seek to constitute a new law, and in this sense they were indifferent to the law.
54
       Id. at 242.
55
       WALTER BENJAMIN, ECRITS FRANÇAIS 240 (1991).
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120                   C A R D O Z O LAW R E V I E W             [Vol. 26:3
the Middle-East, in the course of which the new rule of law—the
Palestinian Authority—demonstrated its power to its new subjects. The
historical context before Benjamin’s eyes was that of the Treaty of
Versailles, which was signed a few years before he wrote the essay. In
the framework of the Treaty of Versailles—the signing of which is
apparently the “peace ceremony” that Benjamin is talking about—
Germany was required to make territorial concessions, pay reparations,
and deliver up its military officers for trial before an international
tribunal. What these two examples have in common—Israel of the late
20th century and Germany of the early 20th century—may illuminate
Benjamin’s decision to write about a peace ceremony in order to discuss
war. The end of war is a distinctive moment in which lawmaking
violence is employed. The winning side violently declares the war over
and sets in place the new balance of power with a new law. Law-
preserving violence enables the new rule of law to maintain its power
and rule. Modern states aspire to a monopoly over both types of
violence, the lawmaking and the law-preserving, to ensure a continued
unidirectional employment of violence.
      The description of war from the perspective of these two forms of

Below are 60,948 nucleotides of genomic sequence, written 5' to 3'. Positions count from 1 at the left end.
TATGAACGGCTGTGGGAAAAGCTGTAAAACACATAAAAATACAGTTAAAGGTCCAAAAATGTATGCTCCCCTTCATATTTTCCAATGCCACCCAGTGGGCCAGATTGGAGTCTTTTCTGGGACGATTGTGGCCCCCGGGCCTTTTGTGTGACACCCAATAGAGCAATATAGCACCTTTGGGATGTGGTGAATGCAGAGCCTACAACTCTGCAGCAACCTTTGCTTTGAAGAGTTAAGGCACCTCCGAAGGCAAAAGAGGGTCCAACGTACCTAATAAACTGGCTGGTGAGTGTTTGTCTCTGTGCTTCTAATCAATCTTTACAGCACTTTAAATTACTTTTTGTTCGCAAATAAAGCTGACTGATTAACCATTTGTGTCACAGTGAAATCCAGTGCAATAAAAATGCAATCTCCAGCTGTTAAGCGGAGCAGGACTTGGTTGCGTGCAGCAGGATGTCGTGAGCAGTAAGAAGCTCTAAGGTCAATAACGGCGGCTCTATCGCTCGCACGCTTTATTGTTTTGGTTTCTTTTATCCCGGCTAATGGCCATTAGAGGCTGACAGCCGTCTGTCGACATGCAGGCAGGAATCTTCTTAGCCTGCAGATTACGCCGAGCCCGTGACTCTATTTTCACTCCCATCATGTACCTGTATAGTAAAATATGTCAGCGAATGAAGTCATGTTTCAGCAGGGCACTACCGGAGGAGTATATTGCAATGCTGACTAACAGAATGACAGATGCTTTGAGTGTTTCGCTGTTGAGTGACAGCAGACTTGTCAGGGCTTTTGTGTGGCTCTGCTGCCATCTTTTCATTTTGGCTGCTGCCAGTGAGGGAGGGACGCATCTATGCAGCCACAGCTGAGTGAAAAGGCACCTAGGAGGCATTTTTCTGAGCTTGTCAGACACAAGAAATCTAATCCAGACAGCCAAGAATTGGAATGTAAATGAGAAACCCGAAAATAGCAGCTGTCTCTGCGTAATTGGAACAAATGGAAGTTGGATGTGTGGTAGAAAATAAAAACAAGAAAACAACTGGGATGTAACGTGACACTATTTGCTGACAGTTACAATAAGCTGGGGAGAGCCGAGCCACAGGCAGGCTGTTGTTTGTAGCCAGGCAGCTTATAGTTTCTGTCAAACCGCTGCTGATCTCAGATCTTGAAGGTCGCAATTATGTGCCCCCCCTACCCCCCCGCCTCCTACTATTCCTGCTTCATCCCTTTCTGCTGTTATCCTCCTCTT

violence ignores another form of violence, prior to them. This violence
may be termed chaotic or multidirectional; it is violence that
undermines the stability of both internal and external relations,
deviating beyond any picture depicting only two sides or the particular
relations between the central authority that proclaims the law and rules
by the law, and its subjects. War necessarily creates a gap between the
picture of the balance of power that preceded it and the one created in
its wake. This gap derives from the fact that, in war, no single side has
a monopoly over the employment of violence, and from the tension
between the violence directed “inside” and “outside.” This phase may
be a hypothetical description of the “natural state”—the absence of any
rule—but it is also an actual description of wars between two states, two
arrays of law, or situations involving the breakup or breakdown of a
central rule which sought to obscure the chaotic multiplicity preceding
its constitution, as happened, for example, in Yugoslavia. This phase of
violence excludes the existence of the other two forms. Chaotic or
multi-directional violence eliminates the other two forms because it
disrupts the state’s monopoly over the employment of violence and does
not allow the rule of law to go on functioning as before. Lawmaking